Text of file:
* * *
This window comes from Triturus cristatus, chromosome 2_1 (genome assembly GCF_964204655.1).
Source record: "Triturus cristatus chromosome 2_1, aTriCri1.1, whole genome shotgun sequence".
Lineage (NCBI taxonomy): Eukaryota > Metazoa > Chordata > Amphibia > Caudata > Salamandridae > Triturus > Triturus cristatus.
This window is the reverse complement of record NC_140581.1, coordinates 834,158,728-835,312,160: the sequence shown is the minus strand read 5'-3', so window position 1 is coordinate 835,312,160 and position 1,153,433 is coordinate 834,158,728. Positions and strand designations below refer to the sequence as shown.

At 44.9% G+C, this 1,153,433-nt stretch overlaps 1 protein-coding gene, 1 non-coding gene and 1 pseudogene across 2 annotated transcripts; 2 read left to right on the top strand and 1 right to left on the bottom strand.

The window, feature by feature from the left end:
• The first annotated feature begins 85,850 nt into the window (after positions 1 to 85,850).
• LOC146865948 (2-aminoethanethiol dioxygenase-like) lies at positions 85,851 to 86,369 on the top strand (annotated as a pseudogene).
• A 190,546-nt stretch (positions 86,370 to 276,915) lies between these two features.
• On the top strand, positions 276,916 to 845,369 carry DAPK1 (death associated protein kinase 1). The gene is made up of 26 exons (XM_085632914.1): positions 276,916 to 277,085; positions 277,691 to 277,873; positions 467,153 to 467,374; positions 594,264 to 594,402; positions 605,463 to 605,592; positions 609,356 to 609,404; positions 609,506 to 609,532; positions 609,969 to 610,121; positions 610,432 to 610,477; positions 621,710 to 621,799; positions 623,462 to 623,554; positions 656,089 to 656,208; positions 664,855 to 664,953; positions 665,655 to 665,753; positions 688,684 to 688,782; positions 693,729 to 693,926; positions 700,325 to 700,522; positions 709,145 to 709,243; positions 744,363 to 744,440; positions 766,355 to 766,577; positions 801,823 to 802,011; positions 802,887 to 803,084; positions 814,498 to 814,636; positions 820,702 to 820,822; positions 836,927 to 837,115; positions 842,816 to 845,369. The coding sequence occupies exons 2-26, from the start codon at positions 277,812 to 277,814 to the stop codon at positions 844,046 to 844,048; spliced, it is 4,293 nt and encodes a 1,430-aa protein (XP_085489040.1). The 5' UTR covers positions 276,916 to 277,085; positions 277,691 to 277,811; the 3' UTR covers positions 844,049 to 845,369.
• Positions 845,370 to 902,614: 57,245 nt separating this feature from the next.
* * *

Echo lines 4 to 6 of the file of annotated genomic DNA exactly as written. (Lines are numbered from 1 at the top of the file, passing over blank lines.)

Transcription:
This window is the reverse complement of record NC_140581.1, coordinates 834,158,728-835,312,160: the sequence shown is the minus strand read 5'-3', so window position 1 is coordinate 835,312,160 and position 1,153,433 is coordinate 834,158,728. Positions and strand designations below refer to the sequence as shown.

At 44.9% G+C, this 1,153,433-nt stretch overlaps 1 protein-coding gene, 1 non-coding gene and 1 pseudogene across 2 annotated transcripts; 2 read left to right on the top strand and 1 right to left on the bottom strand.

The window, feature by feature from the left end: